The International online Young Europe Festival marks the finale of a European cooperation project and initiative by the European Theatre Convention, which united nine ETC member theatres over a period of three years. Young people from Germany, the Netherlands, Romania, Slovakia and Hungary were asked about their thoughts on democracy, identity and anger. The new texts and plays that resulted from this research will be presented online from 7 – 9 June, accompanied by a discursive programme for young and professional audiences.

Monday 7 June 2021

10:00 - 12:00 CET

Panel: New Formats & Spaces For Young Audiences 

At the Young Europe project kick-off in 2018, we asked ourselves: What occupies the mind of the young generation today? How can we develop new research-based theatre experiences that meet young people’s spirit and make theatre relevant for Europe’s youth? For the past year, the pandemic has shaken up our world and dominated young people’s lives. More than ever, we need to open perspectives, create visions and discuss how we can bring theatre (back) to the young people. How can we make or reinvent theatre as a space where young people gather? How can we create sustainable access to culture in locked-down and reopened societies? And what new artistic forms and stories do we need to (re)connect with the European youth of today?


14:00 CET

Symposium for Theatre Educators: Aufbruch: Come Together.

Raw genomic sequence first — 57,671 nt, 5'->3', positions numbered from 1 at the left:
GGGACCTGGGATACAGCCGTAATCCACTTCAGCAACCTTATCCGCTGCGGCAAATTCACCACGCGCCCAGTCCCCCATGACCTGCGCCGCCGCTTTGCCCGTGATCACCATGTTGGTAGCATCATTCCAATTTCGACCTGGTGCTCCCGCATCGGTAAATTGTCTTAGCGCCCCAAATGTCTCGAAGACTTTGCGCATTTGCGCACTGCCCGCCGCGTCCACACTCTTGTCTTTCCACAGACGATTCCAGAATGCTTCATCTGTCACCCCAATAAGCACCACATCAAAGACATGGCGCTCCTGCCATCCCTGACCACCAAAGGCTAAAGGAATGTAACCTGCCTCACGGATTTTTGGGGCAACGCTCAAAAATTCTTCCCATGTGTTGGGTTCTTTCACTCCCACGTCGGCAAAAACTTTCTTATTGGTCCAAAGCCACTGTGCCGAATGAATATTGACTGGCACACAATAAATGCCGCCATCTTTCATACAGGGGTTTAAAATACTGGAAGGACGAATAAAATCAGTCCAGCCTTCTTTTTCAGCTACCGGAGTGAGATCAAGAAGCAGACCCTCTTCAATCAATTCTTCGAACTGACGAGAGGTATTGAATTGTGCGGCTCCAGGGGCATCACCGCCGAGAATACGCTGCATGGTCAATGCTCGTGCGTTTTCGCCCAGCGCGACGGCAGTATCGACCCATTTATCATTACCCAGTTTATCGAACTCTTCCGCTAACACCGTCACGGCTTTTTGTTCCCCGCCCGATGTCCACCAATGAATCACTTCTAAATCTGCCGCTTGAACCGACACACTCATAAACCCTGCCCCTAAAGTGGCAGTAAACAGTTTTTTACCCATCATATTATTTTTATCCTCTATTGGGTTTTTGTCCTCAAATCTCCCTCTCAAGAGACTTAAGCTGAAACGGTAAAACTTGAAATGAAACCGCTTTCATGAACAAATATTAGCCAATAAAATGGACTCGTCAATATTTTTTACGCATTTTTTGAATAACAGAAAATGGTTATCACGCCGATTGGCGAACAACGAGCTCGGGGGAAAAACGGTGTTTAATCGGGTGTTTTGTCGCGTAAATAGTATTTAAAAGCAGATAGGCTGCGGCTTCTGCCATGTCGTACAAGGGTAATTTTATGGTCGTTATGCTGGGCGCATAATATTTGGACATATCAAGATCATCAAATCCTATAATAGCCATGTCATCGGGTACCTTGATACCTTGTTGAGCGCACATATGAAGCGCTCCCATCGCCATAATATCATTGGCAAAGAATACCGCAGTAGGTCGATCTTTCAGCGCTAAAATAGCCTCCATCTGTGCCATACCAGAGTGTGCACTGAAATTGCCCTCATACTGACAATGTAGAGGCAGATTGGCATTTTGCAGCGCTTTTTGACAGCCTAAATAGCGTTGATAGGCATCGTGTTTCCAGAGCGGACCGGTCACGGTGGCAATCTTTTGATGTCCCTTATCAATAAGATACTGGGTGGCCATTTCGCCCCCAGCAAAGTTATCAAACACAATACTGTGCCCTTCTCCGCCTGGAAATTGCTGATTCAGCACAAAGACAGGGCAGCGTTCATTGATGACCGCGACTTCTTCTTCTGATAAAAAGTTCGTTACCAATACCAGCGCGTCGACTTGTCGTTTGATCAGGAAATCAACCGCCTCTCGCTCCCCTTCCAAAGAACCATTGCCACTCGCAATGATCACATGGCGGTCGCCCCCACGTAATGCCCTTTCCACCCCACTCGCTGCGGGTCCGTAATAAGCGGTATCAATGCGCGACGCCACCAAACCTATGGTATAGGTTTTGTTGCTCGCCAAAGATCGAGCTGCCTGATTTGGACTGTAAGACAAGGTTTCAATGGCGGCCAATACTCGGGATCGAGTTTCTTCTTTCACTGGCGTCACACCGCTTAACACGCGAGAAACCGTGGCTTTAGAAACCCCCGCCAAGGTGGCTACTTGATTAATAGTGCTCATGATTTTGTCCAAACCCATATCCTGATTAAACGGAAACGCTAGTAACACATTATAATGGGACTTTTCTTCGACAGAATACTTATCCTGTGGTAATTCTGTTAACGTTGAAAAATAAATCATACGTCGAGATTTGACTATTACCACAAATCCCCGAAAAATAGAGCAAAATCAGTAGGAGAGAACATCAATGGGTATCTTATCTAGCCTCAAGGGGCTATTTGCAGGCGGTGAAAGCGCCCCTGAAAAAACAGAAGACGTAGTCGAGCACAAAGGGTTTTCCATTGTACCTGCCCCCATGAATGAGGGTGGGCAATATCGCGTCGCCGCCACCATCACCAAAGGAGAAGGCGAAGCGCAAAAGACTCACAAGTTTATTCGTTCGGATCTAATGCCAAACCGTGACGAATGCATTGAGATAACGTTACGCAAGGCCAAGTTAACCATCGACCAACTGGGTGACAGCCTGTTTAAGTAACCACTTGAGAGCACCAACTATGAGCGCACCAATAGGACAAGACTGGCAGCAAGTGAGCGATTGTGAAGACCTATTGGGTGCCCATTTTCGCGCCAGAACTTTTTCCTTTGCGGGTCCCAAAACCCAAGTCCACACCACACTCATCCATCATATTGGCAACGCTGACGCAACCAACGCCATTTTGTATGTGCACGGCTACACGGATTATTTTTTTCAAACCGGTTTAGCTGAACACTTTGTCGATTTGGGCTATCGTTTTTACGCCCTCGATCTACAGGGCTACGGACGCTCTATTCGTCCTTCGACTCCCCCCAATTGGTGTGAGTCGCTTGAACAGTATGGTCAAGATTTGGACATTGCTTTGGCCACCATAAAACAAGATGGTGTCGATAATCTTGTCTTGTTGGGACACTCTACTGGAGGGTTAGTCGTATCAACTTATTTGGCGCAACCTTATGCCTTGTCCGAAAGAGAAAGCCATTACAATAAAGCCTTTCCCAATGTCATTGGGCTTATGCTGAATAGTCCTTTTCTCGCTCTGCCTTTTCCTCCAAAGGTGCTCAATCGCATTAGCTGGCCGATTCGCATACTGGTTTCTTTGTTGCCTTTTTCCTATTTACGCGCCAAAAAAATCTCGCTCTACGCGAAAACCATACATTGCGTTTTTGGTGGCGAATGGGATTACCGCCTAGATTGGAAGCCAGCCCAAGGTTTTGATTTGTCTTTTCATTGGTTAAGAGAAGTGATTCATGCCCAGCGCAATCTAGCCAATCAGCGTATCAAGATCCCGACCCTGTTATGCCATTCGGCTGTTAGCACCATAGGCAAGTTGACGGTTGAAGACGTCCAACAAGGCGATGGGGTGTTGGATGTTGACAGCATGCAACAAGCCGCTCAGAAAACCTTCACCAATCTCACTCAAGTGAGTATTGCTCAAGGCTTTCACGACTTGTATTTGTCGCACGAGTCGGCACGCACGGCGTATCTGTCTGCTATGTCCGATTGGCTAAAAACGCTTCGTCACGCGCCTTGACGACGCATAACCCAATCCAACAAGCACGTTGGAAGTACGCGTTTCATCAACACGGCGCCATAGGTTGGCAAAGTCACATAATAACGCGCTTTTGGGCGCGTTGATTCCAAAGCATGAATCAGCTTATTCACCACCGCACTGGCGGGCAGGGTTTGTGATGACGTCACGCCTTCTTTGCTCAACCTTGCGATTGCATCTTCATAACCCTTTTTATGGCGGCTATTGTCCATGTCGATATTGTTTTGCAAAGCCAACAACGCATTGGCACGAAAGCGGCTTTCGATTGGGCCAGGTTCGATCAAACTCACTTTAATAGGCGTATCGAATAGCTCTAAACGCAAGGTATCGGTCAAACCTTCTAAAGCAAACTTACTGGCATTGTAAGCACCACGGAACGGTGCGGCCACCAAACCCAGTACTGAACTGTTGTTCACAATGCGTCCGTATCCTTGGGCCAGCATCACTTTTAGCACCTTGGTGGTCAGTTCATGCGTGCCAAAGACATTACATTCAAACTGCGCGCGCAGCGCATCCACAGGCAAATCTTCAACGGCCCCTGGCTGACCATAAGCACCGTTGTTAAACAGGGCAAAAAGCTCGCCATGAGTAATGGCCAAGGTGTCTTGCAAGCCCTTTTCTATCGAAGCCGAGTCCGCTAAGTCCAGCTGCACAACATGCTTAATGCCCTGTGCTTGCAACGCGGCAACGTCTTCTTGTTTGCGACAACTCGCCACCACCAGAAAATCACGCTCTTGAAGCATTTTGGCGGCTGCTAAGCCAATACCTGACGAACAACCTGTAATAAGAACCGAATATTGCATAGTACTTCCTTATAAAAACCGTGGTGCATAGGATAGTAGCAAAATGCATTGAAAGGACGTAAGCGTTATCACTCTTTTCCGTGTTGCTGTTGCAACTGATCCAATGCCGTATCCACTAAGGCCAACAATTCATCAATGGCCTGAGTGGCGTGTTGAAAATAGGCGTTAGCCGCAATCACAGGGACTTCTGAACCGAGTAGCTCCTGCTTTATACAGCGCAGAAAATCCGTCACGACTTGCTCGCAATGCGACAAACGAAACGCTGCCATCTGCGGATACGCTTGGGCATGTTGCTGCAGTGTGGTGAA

All theatre professionals, working in theatre education, theatre pedagogy, audience development and other respecting fields are warmly invited to participate, share ideas and experiences in this international symposium.


We have been in the clutches of the pandemic for more than a year now. This has had a massive impact on everyone in the European cultural sector. This conference for theatre educators will address this question: How can we get together during and after the crisis – how much will be live, what will be online? Which new beginnings can we address together? With this festival, we would like to build a launching pad for the Young Europe Festival and we invite theatre educators and teachers from Austria and abroad to exchange their ideas. Together for a strong European theatre for young people.


18:30 CET

Performance: Democrisis. (K)ein Ausweg 

Written by Jules Buchholtz

360° Walk by Junges Staatstheater Braunschweig/Germany
Free Admission


20:30 CET 

Performance: RAGE 

Written & directed by Wilke Weermann

Streamed classroom play by Junges DT / Deutsches Theater Berlin/Germany
Free Admission


Students disappear. The recruitment videos of a masked girl, Esther, are circulating on social media. She demands immediate political participation. More and more young people join her collective. Who will listen to you when you are still a minor? What forms of participation do we need? And what if Fridays for Future is just the beginning? Wilke Weermann spoke with Berlin pupils who are fighting for their future. The research material and interviews were used to create a classroom play about the political desires of young people.

Tuesday 8 June 2021

18:30   CET

Performance: Age of Rage 

Written by Jibbe Willems and directed by Wieke ten Cate

Streamed Stage Play by De Toneelmakerij, Amsterdam/The Netherlands
Free Admission


There’s a girl in a police cell, and she’s angry. She’s 16, and she’s smart. She didn’t even do much wrong, really, she reckons. All she did was throw a pie in a politician’s face. But then they pinned her down on the ground, arrested her and locked her up. But she’s already got enough reasons to be angry: her parents have been divorcing for the last year, she’s debt-relief poor, and every time she tries to form an opinion, she’s cut down again by her psychologists, teachers or classmates. “Age of Rage” is about a combative girl who’s trying all she can to move forward, but she keeps on getting dragged down. She wants to be heard, but nobody’s listening.


20:00  CET